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Emergency services

American Medical Response will remain as county's ambulance service

Napa County will stick with American Medical Response West to run local emergency ambulances and try to take this critical service to an even higher level.

The Napa County Board of Supervisor on Tuesday awarded the company a new contract. The terms are from Dec. 31 of this year through Dec. 31, 2026, with a five-year extension possible.

“We know nobody plans to have a bad day,” said JohnRey Hassan of American Medical Response. “But when those days happen, the Board can rest assured it’s the men and women of American Medical Response Napa who will be there to respond.”

American Medical Response has provided local emergency ambulance service since 2011 and its contract ends in December. The county in spring released a request-for-proposals with the stated hope of attracting up to six bidders.

Instead, American Medical Response was the only respondent.

“You always hope for multiple bidders,” county Board of Supervisors Chairperson Alfredo Pedroza told the Napa Valley Register. “But what we care about is having a partner who delivers on our service expectations and our performance expectations.”

A report done for the county by consultants last spring said the local emergency medical response system works well. It also made suggestions to make a good system better.

Among other things, county officials said the new contract calls for faster response times for some rural areas.

One ambulance will be able to get to off-road areas. A “regional disaster” bus holding 12 patients will be available that could help evacuate a hospital during a disaster, such as the Glass Fire in 2020 that threatened Adventist Health St. Helena.

A water rescue boat is now used on Lake Berryessa for water rescues and shore rescues.

“The geography around the lake can be challenging to get to from roads,” county Emergency Medical Services Administrator Shaun Vincent said. “We’ve already seen the benefits of having this boat on the water.”

Napa County will have what Vincent called a “dynamic” ambulance deployment system.

Traditional ambulance deployment systems are static, Vincent said. Ambulances in a certain zone have a station, receive a call, take someone to the hospital and return to that station. No other ambulances come to cover that particular zone.

A dynamic deployment system uses predictive analytics to make sure ambulances are well-positioned to respond to calls in that zone. It looks at call volumes and days of week and times of day.

“We ensure a better and broader coverage of the entire county,” Vincent said.

In fact, American Medical Response has used a dynamic system for 10 years, Hassan told the Napa Valley Register. The idea now is to make that system better.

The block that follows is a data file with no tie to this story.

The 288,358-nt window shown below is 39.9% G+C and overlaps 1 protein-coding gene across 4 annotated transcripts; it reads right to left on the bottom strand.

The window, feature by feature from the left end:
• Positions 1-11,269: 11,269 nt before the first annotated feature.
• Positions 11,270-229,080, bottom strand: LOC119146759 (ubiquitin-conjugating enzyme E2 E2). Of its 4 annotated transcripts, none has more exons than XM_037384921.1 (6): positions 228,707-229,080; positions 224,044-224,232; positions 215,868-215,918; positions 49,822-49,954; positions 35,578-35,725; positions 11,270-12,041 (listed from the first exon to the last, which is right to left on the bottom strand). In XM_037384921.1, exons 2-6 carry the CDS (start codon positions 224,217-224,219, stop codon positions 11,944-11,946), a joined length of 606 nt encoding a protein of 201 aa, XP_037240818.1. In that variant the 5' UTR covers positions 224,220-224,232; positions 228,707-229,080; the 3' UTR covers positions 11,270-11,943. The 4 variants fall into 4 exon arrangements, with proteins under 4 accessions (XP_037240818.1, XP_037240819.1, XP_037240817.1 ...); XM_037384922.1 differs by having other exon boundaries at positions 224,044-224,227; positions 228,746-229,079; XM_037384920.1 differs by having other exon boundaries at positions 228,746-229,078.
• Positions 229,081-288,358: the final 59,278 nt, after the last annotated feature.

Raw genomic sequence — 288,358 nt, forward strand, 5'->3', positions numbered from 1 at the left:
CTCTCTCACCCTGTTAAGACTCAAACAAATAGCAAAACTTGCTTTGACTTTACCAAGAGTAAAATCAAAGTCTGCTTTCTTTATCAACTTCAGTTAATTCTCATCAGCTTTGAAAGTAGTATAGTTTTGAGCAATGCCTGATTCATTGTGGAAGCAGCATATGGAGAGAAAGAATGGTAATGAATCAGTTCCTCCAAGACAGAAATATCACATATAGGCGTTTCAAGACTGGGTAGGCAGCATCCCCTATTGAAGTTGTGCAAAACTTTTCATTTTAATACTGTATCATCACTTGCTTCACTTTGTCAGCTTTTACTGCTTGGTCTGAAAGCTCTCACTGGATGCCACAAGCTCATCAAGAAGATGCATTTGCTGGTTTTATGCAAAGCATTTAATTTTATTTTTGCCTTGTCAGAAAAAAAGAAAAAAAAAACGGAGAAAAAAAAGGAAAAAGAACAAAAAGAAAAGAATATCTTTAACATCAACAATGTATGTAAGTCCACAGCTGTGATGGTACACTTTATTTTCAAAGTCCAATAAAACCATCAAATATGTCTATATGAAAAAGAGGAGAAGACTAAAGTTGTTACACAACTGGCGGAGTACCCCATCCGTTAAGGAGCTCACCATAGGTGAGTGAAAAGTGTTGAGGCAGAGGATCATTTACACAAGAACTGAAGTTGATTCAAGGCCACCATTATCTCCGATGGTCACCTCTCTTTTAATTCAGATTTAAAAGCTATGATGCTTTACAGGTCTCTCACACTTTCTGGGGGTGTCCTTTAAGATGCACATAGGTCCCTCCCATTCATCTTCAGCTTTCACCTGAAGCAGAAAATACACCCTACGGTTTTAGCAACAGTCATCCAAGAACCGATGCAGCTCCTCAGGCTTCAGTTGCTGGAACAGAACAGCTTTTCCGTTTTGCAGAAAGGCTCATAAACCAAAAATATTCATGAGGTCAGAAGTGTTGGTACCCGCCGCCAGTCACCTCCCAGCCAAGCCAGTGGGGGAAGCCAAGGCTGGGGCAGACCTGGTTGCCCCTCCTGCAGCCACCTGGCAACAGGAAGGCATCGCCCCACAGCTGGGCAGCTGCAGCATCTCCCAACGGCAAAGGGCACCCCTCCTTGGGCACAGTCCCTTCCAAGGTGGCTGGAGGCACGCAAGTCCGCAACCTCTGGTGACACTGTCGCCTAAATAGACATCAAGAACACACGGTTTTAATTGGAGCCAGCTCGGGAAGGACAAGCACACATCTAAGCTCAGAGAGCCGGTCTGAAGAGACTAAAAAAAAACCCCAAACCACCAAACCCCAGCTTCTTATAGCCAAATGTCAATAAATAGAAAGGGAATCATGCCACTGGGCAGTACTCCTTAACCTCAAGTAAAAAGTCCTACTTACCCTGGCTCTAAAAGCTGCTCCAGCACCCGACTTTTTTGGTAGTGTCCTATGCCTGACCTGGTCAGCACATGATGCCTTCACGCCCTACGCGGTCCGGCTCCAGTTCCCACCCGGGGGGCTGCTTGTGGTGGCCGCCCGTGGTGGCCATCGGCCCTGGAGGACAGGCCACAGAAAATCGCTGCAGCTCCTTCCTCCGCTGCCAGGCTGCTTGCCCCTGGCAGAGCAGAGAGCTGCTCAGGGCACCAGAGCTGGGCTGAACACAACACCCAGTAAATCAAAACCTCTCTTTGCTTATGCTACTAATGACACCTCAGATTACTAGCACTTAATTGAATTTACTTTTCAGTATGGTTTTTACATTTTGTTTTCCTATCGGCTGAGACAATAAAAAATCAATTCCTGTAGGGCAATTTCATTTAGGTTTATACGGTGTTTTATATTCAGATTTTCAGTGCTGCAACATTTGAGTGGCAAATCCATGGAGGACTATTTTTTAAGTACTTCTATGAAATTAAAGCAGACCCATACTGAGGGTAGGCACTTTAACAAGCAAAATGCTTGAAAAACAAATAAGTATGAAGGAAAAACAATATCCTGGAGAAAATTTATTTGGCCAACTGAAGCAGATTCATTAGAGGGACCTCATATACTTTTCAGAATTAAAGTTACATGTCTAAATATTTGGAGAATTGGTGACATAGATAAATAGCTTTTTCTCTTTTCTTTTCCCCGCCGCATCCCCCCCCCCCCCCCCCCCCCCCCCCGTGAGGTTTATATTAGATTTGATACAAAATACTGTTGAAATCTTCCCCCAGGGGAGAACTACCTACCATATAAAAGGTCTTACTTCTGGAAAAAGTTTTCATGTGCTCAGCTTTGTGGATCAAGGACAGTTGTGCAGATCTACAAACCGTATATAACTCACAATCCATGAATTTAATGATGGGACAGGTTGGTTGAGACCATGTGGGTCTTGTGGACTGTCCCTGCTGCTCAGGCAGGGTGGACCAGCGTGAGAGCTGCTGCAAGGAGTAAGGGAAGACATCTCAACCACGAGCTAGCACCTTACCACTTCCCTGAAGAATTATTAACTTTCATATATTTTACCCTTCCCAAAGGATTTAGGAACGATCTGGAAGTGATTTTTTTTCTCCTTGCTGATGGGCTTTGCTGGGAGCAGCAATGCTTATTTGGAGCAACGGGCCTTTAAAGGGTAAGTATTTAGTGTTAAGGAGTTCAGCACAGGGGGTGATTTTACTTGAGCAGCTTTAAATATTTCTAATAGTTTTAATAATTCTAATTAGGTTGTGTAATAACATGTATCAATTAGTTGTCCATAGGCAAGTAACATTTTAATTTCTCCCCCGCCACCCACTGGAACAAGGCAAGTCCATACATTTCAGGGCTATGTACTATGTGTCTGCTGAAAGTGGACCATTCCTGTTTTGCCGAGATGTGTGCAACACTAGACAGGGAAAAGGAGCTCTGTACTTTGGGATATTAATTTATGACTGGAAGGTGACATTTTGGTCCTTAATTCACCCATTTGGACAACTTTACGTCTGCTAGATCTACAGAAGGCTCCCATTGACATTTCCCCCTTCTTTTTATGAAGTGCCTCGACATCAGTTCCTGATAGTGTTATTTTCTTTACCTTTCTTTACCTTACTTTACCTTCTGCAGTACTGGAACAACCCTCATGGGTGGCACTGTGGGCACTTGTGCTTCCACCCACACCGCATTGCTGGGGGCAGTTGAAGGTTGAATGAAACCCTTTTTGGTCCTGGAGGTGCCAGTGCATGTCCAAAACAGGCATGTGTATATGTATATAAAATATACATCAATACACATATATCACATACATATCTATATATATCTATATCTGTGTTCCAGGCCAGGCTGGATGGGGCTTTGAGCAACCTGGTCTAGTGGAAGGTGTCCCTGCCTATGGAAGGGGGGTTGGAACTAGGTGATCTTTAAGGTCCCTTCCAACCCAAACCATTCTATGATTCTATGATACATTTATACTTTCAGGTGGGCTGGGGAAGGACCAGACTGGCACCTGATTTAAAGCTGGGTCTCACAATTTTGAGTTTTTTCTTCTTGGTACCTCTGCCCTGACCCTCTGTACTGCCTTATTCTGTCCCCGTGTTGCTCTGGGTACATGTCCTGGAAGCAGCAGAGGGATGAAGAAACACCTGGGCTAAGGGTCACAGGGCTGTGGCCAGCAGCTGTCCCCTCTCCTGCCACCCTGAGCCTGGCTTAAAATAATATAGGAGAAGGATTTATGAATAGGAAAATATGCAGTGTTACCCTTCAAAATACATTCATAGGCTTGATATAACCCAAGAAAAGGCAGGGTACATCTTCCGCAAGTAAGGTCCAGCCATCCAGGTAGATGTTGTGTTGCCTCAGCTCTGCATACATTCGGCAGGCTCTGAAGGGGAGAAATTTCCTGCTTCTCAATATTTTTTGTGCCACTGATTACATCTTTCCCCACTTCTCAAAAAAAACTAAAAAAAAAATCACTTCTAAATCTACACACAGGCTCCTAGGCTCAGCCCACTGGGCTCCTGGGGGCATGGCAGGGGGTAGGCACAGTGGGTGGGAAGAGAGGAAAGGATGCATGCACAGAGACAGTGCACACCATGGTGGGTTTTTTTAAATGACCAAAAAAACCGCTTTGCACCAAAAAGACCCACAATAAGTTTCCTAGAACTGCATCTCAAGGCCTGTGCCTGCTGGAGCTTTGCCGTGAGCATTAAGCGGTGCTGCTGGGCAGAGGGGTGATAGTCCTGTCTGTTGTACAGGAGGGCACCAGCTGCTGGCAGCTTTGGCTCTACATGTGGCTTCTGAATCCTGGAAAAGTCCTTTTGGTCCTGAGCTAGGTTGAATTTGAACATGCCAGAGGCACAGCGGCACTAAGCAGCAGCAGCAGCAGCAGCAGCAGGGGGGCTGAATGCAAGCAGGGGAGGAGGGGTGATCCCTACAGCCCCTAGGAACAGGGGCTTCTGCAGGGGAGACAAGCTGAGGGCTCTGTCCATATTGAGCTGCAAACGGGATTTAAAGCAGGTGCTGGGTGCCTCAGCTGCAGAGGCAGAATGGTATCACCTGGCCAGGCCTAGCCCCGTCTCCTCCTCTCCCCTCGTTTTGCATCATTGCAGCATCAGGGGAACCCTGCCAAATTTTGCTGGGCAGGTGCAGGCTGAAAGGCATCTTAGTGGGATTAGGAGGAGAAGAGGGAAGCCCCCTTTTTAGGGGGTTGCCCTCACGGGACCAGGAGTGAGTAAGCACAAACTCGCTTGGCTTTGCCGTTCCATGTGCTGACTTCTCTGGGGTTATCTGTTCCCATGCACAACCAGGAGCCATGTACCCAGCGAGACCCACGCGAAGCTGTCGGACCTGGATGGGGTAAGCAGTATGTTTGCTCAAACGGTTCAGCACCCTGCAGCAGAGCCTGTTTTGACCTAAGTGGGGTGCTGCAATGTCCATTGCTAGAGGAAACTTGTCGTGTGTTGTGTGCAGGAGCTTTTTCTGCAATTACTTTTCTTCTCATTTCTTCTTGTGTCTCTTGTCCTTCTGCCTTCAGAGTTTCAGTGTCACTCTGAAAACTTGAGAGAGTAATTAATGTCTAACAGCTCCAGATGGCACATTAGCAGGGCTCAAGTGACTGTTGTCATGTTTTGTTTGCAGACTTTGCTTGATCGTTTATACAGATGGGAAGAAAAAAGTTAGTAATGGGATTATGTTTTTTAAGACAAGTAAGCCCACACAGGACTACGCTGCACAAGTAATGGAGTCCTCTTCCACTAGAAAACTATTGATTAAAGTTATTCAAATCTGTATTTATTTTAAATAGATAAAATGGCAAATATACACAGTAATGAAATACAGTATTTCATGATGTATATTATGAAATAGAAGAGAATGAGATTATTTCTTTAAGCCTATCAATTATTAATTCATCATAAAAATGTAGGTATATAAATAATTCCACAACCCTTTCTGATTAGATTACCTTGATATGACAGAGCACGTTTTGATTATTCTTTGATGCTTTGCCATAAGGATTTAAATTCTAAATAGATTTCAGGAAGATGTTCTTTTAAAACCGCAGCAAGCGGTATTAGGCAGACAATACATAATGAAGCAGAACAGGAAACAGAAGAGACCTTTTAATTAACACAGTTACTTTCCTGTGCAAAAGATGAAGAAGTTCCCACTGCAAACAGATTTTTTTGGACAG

The ambulance rate will be a $2,997 base rate, $175 for oxygen, and $97 mileage charge, as well as some other charges. That is usually paid at least in part by a patient's insurance.

Under the new contract, there must be an optional program for a $120 a year flat fee. That would allow a household access to ground ambulance and REACH helicopter transport in the county without receiving an out-of-pocket bill for up to two transports per year.

Hassan said American Medical Response would still seek insurance money. But people wouldn’t have to worry about remaining out-of-pocket costs.

City of Napa Fire Chief Zach Curren sent a letter to the Board of Supervisors asking for a two-week delay in approving the contract. He had questions and said the county gave him less than two-and-half business days to review the 114-page contract.

Vincent said he had talked to Curren that morning. The county is committed to working with the city on its issues and remaining good partners, he said.

Supervisor Belia Ramos asked what would happen if the county delayed on the contract.

A delay would pose challenges, Vincent said. There’s a short timeline to start many of the new initiatives by the contract service start date. American Medical Response needs assurance the contract will continue before making some of those investments, he said.

Having the assurance of a contract in place will also help American Medical Response work out issues with the city of Napa and American Canyon Fire Protection District, he said.

Supervisor Diane Dillon recalled the controversies of awarding an ambulance contract a decade ago. That’s when the county chose American Medical Response over Piner’s, a Napa family-owned business that had provided service for more than 60 years.

She called that prior experience “protracted” and “excruciating,” compared to his year’s “refreshing process.”

American Medical Response made commitments 10 years ago and the company kept them and better, Dillon said.

Over the past 10 years, American Medical Response successfully responded to more than 120,000 requests for 911 emergency medical service requests in Napa County, Hassan said.

The city of Napa is filling in a missing Vine Trail section along Soscol Avenue between Third Street and Vallejo Street.

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